If you put me alone in a room with Michael Jordan, I would be able to say that I am the second best basketball player in the room. On the surface, my boast might imply that I am a pretty good basketball player. Second-best in the room, right?
But it tells us almost nothing about reality. First of all, the number of people compared is a huge thing to know. Second place out of two really does not sound all that impressive. Additionally, second best doesn’t describe the huge, Everest-like difference between Jordan’s basketball skills and my own.
Whether or not you think Jordan is the greatest basketball player ever is not my point. I think anyone that has ever heard of him would at least agree that he is head and shoulders above the average pro. And the average pro is hugely better than the average college player, and so on. Once you stack up someone like Jordan against someone like me, it is like comparing a Great Dane to a Chihuahua.
This is the backdrop to keep in mind as we study the waterfront real estate sales on Lake Martin for 2020. The past year has been the best year ever for Lake Martin real estate. It is not even close to any other year. For waterfront home sales and waterfront lot sales, 2020 has so thoroughly trounced all other contenders that it is pretty ridiculous.
Sales in the Lake Martin Multiple Listing Service show that 451 waterfront homes were sold during 2020 through the end of November. That is 22 percent better than the previous record of 369 homes sold in the 12 months of 2019. At this writing, I expect December 2020 to have about 30 home sales. When the dust settles, it is very likely that 2020 will be the best year ever by a margin of 30 percent. Incredible.
To put it another way, consider comparing 2020 to 2005. Many people around the lake still look nostalgically back to 2005 and think it was the height of the real estate market. Not so. In that year, Lake Martin agents and brokers sold 247 homes. The COVID-19 year of 2020 beat that by almost double.
Another big story for 2020 was the huge decrease in the number of waterfront homes available for sale. Many, including me, wondered if all the activity would spur owners to put more of their homes in the market. But this did not happen in the fall and winter of 2020. Records show that there were only 85 waterfront homes for sale in November, and that is less than half of the five-year average. That scarcity makes the sales record even more impressive; 2020 was able to sell 30 percent more homes with 50 percent fewer homes for sale.
The sales of waterfront lots also continued to roar in the fall and winter of 2020. As unbelievable as home sales were, lot sales were even better. Through the end of November, Lake Martin area agents sold 140 waterfront lots on the lake.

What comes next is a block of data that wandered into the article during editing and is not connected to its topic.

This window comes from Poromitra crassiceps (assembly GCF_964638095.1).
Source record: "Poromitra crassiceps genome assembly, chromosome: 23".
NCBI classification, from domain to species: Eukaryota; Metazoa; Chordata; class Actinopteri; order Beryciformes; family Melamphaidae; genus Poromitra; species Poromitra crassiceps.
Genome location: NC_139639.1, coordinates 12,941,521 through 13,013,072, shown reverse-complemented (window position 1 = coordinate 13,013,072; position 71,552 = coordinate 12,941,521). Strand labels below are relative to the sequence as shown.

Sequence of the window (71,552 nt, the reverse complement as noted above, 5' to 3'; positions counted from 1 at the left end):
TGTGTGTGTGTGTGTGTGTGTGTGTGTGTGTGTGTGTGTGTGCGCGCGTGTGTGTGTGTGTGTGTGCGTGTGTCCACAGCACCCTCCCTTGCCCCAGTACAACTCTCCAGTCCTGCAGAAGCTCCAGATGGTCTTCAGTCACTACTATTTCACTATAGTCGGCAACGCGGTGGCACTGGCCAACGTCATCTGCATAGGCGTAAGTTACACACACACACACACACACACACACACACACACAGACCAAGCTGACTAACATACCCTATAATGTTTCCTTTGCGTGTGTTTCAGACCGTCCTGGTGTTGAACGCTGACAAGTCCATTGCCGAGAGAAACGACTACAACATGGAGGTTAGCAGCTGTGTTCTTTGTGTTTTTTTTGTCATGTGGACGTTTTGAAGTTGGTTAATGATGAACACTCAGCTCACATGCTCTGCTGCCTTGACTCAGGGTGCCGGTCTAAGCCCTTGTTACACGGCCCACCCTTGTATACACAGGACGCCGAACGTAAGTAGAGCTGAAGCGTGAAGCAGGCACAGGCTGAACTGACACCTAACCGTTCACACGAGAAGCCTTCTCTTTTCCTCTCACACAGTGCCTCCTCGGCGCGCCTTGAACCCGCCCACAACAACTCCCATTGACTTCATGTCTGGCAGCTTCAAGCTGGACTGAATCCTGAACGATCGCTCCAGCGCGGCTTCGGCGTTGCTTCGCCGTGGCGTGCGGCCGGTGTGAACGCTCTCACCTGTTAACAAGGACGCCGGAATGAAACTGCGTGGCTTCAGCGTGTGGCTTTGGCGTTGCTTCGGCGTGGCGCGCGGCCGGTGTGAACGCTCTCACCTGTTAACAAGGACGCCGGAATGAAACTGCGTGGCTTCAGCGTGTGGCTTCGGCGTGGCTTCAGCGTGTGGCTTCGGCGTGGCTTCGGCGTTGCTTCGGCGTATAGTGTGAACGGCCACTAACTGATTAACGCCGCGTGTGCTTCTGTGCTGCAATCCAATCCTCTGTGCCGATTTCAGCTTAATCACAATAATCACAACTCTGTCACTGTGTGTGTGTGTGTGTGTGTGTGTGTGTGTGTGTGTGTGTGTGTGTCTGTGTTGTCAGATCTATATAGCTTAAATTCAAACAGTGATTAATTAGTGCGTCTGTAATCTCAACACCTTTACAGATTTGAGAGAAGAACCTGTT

Unlike home sales, for which 2019 was the previous best year, waterfront lot sales were rather lackluster in 2019. Only 58 lots were sold on Lake Martin in 2019, which was the lowest total in the previous seven years. The reigning lot sales champ was 2005, during which 96 sales were made by area agents. Since 2020 scored at least 140, we can say that the COVID-19 year was the best by at least 40 percent.
Just as lot sales were even more impressive than home sales, so too, these sales numbers were reached with hardly anything on the shelves to sell. In November 2020, there were about 41 waterfront lots for sale in the Lake Martin MLS. Compare this to the five-year average of about 114 lots for sale. That means in 2020, there was only about 35 percent of the normal number of lots for sale.
Selling anything at a 40 percent higher rate with only 35 percent of the inventory creates shortages. Shortages mean upward pressure on prices. Just ask anyone that tried to buy hand sanitizer in April. The cupboards were bare.
How long will this last? Was 2020 a peak?
Who knows? I certainly don’t. I do know that our market cannot sustain this torrid pace forever. All markets are cyclical. We haven’t had a buyers’ market since 2008.
But I won’t call the end to the current sellers’ market until I see the current year’s sales consistently lose to the prior year. When that happens – and it will happen one day – I really don’t foresee another mega-slide like what we saw in 2007 and 2008. Since that time, Lake Martin’s pool of homeowners has expanded greatly. I think an increased number of potential buyers would ease our descent from the dizzying heights we now see.
~ John Coley is a broker and owner of Lake Martin Voice Realty. Contact him at email@example.com.